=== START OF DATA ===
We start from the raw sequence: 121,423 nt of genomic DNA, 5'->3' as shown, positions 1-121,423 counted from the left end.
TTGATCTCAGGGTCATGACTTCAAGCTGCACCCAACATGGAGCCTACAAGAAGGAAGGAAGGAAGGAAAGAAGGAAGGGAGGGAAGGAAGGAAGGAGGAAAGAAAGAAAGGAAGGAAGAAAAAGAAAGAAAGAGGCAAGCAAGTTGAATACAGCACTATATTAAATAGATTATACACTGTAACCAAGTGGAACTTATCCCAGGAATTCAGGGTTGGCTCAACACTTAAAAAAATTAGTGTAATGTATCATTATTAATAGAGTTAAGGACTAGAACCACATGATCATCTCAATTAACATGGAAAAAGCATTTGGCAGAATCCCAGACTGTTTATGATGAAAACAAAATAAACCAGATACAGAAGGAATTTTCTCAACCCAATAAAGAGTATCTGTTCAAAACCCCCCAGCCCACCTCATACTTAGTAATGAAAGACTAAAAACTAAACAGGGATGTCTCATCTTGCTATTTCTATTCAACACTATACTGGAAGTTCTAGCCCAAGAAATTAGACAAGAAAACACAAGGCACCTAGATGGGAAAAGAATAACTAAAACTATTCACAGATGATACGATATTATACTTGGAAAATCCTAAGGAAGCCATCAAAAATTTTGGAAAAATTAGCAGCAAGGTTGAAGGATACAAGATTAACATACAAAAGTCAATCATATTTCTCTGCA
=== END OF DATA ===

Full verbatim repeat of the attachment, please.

We start from the raw sequence: 121,423 nt of genomic DNA, 5'->3' as shown, positions 1-121,423 counted from the left end.
TTGATCTCAGGGTCATGACTTCAAGCTGCACCCAACATGGAGCCTACAAGAAGGAAGGAAGGAAGGAAAGAAGGAAGGGAGGGAAGGAAGGAAGGAGGAAAGAAAGAAAGGAAGGAAGAAAAAGAAAGAAAGAGGCAAGCAAGTTGAATACAGCACTATATTAAATAGATTATACACTGTAACCAAGTGGAACTTATCCCAGGAATTCAGGGTTGGCTCAACACTTAAAAAAATTAGTGTAATGTATCATTATTAATAGAGTTAAGGACTAGAACCACATGATCATCTCAATTAACATGGAAAAAGCATTTGGCAGAATCCCAGACTGTTTATGATGAAAACAAAATAAACCAGATACAGAAGGAATTTTCTCAACCCAATAAAGAGTATCTGTTCAAAACCCCCCAGCCCACCTCATACTTAGTAATGAAAGACTAAAAACTAAACAGGGATGTCTCATCTTGCTATTTCTATTCAACACTATACTGGAAGTTCTAGCCCAAGAAATTAGACAAGAAAACACAAGGCACCTAGATGGGAAAAGAATAACTAAAACTATTCACAGATGATACGATATTATACTTGGAAAATCCTAAGGAAGCCATCAAAAATTTTGGAAAAATTAGCAGCAAGGTTGAAGGATACAAGATTAACATACAAAAGTCAATCATATTTCTCTGCA